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For 20 years, physicists in Japan have monitored a 13-story-tall tank of pure water cloistered deep inside an abandoned zinc mine, hoping to see protons in the water spontaneously fall apart. In the meantime, a Nobel Prize has been won for a different discovery in the cathedral-esque water tank pertaining to particles called neutrinos. But the team looking for proton decays — events that would confirm that three of the four forces of nature split off from a single, fundamental force at the beginning of time — is still waiting.

“So far, we never see this proton decay evidence,” said Makoto Miura of the University of Tokyo, who leads the Super-Kamiokande experiment’s proton decay search team.

Different “grand unified theories” or “GUTs” tying together the strong, weak and electromagnetic forces make a range of predictions about how long protons take to decay. Super-K’s latest analysis finds that the subatomic particles must live, on average, at least 16 billion trillion trillion years, an increase from the minimum proton lifetime of 13 billion trillion trillion years that the team calculated in 2012.The findings, released in October and under review for publication in Physical Review D, rule out a greater range of the predicted proton lifetimes and leave the beloved, 1970s-era grand unification hypothesis as an unproven dream. “By far the most likely way we would ever verify this idea is proton decay,” said Stephen Barr, a physicist at the University of Delaware.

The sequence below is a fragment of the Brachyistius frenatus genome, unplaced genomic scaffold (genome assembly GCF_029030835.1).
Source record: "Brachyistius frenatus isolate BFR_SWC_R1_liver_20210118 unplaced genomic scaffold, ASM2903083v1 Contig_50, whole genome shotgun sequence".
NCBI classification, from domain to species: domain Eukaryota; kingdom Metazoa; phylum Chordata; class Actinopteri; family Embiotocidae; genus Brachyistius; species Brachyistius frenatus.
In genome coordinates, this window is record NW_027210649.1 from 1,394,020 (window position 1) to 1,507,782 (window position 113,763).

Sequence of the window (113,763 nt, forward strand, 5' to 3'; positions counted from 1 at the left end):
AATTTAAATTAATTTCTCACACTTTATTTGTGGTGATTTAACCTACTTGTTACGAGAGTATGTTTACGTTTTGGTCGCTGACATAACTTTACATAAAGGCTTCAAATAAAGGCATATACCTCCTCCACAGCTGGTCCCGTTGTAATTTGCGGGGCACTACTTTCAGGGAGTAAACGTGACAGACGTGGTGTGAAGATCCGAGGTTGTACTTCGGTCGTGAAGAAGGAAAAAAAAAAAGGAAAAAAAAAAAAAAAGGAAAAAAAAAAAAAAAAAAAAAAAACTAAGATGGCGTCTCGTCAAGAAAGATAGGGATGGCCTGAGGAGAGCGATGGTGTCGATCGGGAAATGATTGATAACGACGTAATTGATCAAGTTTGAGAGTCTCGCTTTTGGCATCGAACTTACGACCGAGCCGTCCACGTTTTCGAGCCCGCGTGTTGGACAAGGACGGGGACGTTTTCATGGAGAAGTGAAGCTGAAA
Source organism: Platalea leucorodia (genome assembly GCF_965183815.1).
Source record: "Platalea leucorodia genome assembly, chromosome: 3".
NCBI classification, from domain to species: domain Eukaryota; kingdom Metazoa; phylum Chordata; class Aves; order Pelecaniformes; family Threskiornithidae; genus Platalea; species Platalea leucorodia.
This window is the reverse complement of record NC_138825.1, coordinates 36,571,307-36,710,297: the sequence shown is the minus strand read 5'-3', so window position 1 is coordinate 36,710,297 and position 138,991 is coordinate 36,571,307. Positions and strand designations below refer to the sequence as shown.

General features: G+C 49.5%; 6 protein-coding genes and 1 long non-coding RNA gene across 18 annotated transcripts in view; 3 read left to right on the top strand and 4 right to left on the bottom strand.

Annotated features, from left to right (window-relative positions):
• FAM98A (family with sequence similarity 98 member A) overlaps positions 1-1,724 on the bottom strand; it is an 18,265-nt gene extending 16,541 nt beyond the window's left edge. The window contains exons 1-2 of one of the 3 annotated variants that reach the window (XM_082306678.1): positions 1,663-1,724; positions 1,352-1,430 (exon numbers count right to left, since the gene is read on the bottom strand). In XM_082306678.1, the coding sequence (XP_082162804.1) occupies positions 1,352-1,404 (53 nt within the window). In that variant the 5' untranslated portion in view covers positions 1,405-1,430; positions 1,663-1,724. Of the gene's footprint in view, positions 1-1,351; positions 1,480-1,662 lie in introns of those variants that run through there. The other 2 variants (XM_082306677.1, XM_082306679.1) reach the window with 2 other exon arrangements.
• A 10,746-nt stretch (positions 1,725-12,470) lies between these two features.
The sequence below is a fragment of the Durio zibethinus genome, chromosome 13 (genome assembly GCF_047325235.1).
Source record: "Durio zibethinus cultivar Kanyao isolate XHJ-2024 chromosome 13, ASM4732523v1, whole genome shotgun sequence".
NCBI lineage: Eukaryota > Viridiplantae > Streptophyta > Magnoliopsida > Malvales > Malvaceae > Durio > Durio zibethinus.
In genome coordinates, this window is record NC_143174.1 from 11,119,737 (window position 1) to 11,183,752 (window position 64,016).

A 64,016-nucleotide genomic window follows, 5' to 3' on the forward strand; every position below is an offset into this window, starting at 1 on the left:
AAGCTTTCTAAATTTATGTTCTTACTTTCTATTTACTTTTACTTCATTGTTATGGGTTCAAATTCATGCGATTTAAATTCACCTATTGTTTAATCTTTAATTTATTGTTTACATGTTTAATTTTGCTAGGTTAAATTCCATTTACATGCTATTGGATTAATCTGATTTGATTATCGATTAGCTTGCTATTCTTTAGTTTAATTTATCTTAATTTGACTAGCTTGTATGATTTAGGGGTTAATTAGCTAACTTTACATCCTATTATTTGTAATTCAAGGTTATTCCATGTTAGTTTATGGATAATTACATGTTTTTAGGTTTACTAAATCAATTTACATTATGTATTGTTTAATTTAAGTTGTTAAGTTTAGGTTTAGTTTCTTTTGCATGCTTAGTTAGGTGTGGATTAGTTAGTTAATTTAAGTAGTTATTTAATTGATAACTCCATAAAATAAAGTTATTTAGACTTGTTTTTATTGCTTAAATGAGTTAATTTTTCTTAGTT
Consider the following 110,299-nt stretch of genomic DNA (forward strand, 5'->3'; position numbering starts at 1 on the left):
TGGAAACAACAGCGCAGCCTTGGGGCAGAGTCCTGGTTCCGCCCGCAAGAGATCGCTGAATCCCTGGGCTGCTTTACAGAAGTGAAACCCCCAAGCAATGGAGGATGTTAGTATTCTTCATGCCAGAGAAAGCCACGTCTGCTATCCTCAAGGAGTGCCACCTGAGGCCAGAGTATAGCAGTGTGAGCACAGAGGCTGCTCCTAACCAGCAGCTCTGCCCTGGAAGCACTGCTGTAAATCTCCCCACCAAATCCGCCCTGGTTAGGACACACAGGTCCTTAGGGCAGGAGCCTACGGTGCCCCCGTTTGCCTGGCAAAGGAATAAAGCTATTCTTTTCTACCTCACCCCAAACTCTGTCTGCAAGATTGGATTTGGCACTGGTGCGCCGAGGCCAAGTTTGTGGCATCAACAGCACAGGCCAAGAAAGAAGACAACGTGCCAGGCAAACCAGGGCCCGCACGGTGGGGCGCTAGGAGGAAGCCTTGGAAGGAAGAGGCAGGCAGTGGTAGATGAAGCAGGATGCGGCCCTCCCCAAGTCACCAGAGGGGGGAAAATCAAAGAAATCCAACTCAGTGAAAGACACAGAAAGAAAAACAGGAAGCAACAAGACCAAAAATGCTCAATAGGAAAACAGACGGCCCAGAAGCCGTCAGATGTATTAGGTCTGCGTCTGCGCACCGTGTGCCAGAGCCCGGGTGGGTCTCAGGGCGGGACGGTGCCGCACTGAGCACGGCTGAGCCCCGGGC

Without proton decay, the evidence that the forces that govern elementary particles today are actually splinters of a single “grand unified” force is purely circumstantial: The three forces seem to converge to the same strengths when extrapolated to high energies, and their mathematical structures suggest inclusion in a larger whole, much as the shape of Earth’s continents hint at the ancient supercontinent Pangea.

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